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ONEOK Partners continues to build on infrastructure investments

The Tulsa-based master limited partnership drives strong income growth from higher volumes of natural gas liquids transportation and announced its first crude oil pipeline to serve the fast-growing Bakken field in North Dakota.
by Paul Monies Modified: November 12, 2012 at 10:36 am •  Published: November 11, 2012

ONEOK Inc. holds a 43 percent stake in ONEOK Partners and serves as its general partner. That means success at the partnership also helps ONEOK, which has more than 2 million natural gas customers through its Oklahoma Natural Gas, Kansas Gas Service and Texas Gas Service utilities.

Lower prices for dry natural gas have led producers to areas with natural gas liquids and crude oil.

ONEOK Partners has benefited from higher transport volumes of natural gas liquids such as ethane and propane.

“Much of our completed and current investments are to build the necessary infrastructure for the growing supply of both natural gas and natural gas liquids,” Gibson said. “The value of these natural gas liquids is an important source of revenue to producers, particularly at a time when natural gas prices remain low due to abundant supply.”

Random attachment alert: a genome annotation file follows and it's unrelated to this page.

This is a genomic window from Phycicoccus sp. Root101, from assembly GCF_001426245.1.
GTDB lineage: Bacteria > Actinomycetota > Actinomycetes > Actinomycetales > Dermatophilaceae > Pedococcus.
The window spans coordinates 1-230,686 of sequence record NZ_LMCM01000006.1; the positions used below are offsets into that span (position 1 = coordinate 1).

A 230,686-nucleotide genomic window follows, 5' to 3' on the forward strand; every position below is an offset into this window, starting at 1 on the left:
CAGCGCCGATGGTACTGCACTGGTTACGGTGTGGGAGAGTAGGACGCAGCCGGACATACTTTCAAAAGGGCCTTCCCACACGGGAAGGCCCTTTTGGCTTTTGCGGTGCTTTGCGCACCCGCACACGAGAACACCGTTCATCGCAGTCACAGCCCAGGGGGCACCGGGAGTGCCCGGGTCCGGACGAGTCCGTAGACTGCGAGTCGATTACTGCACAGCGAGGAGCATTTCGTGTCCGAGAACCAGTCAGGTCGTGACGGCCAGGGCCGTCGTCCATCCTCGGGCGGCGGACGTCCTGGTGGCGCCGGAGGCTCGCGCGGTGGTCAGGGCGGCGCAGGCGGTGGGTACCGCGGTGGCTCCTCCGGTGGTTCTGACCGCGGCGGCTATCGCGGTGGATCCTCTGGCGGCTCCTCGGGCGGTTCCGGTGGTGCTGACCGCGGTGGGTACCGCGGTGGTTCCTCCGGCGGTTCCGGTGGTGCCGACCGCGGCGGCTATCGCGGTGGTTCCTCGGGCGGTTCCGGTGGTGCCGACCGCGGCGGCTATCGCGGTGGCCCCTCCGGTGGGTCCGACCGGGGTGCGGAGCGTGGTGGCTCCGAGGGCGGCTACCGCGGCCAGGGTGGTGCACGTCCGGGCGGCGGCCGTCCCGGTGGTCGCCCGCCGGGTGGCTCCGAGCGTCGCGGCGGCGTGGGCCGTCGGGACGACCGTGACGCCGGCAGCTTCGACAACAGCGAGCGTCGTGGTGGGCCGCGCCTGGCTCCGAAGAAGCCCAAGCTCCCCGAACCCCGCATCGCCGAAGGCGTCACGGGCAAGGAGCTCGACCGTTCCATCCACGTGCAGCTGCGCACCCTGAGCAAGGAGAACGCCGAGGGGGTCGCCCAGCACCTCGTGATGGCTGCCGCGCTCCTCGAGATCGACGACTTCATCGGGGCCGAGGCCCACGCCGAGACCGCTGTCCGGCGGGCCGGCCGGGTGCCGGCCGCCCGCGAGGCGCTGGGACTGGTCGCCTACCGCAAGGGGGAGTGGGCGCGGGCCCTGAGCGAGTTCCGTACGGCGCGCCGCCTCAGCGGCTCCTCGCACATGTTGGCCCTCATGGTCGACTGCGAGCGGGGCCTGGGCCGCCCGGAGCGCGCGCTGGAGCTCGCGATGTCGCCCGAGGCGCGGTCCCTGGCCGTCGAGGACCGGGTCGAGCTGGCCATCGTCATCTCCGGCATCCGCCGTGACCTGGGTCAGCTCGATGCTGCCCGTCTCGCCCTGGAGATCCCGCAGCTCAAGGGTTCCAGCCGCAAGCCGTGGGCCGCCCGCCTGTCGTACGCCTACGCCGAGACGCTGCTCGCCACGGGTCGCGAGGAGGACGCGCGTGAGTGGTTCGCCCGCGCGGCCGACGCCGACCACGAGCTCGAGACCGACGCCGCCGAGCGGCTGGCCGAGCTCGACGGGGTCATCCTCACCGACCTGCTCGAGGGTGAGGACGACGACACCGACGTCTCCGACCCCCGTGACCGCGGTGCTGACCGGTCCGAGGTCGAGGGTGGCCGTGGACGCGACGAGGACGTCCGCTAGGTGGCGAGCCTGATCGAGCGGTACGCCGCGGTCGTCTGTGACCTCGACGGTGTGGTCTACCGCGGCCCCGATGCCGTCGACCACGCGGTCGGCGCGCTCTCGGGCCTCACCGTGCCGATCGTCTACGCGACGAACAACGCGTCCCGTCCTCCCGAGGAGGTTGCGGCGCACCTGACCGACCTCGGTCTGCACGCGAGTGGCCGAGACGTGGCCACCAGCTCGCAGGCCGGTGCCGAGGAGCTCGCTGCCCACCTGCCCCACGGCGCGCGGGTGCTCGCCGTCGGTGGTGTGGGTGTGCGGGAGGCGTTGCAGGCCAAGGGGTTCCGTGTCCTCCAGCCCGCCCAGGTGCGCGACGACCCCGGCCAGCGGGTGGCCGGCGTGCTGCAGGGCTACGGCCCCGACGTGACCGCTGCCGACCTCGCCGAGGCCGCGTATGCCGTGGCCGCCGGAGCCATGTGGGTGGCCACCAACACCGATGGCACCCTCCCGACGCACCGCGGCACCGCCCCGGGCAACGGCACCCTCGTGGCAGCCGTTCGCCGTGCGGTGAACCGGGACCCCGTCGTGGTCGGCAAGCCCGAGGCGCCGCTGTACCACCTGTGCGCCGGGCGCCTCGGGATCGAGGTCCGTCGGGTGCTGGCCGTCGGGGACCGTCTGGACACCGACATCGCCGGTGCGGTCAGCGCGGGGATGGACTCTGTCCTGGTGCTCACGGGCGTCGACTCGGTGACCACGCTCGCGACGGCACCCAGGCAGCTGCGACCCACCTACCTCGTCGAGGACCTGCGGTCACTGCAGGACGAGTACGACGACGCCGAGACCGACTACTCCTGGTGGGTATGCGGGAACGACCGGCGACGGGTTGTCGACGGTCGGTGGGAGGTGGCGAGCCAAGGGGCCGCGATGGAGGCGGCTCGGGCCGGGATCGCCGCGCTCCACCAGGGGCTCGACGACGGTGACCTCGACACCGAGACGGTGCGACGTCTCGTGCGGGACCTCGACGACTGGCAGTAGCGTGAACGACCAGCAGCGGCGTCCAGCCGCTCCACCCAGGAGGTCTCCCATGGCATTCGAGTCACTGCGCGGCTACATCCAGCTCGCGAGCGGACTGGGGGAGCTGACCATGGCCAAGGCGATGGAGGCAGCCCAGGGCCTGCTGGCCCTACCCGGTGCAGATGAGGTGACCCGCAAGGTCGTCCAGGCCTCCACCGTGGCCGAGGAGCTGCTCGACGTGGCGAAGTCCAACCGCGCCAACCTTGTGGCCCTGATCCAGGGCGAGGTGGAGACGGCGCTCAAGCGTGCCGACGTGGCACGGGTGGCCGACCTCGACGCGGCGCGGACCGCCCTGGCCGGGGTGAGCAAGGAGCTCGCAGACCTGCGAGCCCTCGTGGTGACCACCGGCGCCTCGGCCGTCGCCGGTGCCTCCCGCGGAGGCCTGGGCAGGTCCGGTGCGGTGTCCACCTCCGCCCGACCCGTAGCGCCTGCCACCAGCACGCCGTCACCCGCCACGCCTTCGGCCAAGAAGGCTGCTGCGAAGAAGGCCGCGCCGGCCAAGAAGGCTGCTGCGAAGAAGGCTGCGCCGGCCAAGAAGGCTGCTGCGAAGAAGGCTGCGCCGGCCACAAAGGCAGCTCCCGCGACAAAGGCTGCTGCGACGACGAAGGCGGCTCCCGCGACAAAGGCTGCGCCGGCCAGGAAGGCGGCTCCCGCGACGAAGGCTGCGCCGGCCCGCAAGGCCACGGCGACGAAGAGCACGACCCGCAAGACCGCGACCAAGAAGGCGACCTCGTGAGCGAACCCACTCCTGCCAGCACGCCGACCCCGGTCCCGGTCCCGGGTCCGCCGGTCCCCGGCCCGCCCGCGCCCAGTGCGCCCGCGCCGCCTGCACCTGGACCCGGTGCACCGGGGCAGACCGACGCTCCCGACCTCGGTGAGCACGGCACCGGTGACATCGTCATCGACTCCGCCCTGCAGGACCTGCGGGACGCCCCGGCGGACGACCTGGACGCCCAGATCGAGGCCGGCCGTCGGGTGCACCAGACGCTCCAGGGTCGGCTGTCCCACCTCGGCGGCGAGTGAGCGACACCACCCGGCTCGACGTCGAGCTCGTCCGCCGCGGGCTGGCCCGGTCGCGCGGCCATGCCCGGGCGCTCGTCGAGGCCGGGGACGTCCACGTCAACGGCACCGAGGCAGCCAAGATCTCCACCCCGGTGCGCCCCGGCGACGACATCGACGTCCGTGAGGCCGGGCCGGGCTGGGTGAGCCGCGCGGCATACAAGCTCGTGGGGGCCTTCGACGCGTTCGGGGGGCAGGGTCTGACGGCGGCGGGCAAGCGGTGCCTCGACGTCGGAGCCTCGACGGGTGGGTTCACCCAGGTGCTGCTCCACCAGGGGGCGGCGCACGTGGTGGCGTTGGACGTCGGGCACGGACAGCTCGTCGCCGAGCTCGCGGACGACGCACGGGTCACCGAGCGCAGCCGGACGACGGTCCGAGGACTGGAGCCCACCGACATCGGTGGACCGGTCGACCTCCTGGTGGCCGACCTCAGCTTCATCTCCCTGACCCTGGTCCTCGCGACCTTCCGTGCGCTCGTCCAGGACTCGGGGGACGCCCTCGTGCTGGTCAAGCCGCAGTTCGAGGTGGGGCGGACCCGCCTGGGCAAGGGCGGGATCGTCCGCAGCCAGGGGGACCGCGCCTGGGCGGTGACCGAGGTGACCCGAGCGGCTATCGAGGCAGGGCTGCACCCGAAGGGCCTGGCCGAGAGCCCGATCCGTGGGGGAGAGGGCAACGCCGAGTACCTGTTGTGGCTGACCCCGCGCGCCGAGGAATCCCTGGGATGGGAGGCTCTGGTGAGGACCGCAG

Morningstar analyst Jason Stevens said ONEOK Partners has been on the right side of the natural gas liquids trade, in part because it has been able to exploit recent price differentials between natural gas liquids trading hubs in Kansas and Texas.

“While much of ONEOK's cash flows stem from fee-based transportation, gathering, processing and fractionation contracts, commodity price exposure has been the secret sauce for ONEOK for the past few years,” Stevens wrote in an August research update.

In Oklahoma, ONEOK Partners announced plans earlier this year to build a new natural gas processing plant and related infrastructure in the Cana-Woodford Shale. That includes a 200 million cubic feet per day natural gas processing facility in Canadian County. The plant, which will cost about $190 million, is expected to be operational by early 2014.

“This new infrastructure is necessary to accommodate increased production of NGL-rich natural gas in the Cana-Woodford Shale where we already have existing natural gas and natural gas liquids pipelines,” Gibson said. “We are also participating in the Mississippian Lime play with our existing natural gas gathering and processing and NGL assets in the area.”

by Paul Monies
Energy Reporter
Paul Monies is an energy reporter for The Oklahoman. He has worked at newspapers in Texas and Missouri and most recently was a data journalist for USA Today in the Washington D.C. area. Monies also spent nine years as a business reporter and...
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